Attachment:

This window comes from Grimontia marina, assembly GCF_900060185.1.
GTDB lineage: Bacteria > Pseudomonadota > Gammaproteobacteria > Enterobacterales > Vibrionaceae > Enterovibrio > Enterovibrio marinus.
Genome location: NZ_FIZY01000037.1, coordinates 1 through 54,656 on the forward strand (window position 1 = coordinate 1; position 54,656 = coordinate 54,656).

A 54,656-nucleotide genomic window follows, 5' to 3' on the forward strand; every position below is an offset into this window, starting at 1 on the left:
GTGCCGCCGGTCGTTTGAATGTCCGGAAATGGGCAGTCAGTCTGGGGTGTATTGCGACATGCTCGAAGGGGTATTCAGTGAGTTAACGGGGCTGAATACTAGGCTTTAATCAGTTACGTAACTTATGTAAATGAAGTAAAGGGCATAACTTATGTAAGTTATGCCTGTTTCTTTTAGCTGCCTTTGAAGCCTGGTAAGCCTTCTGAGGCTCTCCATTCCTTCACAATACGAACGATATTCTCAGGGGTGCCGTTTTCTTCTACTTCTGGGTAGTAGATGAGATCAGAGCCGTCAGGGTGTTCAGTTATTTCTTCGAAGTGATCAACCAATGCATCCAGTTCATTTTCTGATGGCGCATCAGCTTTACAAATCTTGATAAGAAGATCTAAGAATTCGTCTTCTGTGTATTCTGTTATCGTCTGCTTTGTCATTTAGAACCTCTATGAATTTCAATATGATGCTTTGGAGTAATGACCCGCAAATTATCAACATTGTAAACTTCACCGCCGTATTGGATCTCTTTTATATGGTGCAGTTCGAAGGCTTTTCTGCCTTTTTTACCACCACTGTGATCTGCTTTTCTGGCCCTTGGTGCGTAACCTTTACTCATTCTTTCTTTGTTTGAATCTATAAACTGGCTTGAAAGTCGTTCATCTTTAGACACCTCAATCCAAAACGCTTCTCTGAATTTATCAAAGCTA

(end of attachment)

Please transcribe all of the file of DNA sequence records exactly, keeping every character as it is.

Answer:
This window comes from Grimontia marina, assembly GCF_900060185.1.
GTDB lineage: Bacteria > Pseudomonadota > Gammaproteobacteria > Enterobacterales > Vibrionaceae > Enterovibrio > Enterovibrio marinus.
Genome location: NZ_FIZY01000037.1, coordinates 1 through 54,656 on the forward strand (window position 1 = coordinate 1; position 54,656 = coordinate 54,656).

A 54,656-nucleotide genomic window follows, 5' to 3' on the forward strand; every position below is an offset into this window, starting at 1 on the left:
GTGCCGCCGGTCGTTTGAATGTCCGGAAATGGGCAGTCAGTCTGGGGTGTATTGCGACATGCTCGAAGGGGTATTCAGTGAGTTAACGGGGCTGAATACTAGGCTTTAATCAGTTACGTAACTTATGTAAATGAAGTAAAGGGCATAACTTATGTAAGTTATGCCTGTTTCTTTTAGCTGCCTTTGAAGCCTGGTAAGCCTTCTGAGGCTCTCCATTCCTTCACAATACGAACGATATTCTCAGGGGTGCCGTTTTCTTCTACTTCTGGGTAGTAGATGAGATCAGAGCCGTCAGGGTGTTCAGTTATTTCTTCGAAGTGATCAACCAATGCATCCAGTTCATTTTCTGATGGCGCATCAGCTTTACAAATCTTGATAAGAAGATCTAAGAATTCGTCTTCTGTGTATTCTGTTATCGTCTGCTTTGTCATTTAGAACCTCTATGAATTTCAATATGATGCTTTGGAGTAATGACCCGCAAATTATCAACATTGTAAACTTCACCGCCGTATTGGATCTCTTTTATATGGTGCAGTTCGAAGGCTTTTCTGCCTTTTTTACCACCACTGTGATCTGCTTTTCTGGCCCTTGGTGCGTAACCTTTACTCATTCTTTCTTTGTTTGAATCTATAAACTGGCTTGAAAGTCGTTCATCTTTAGACACCTCAATCCAAAACGCTTCTCTGAATTTATCAAAGCTA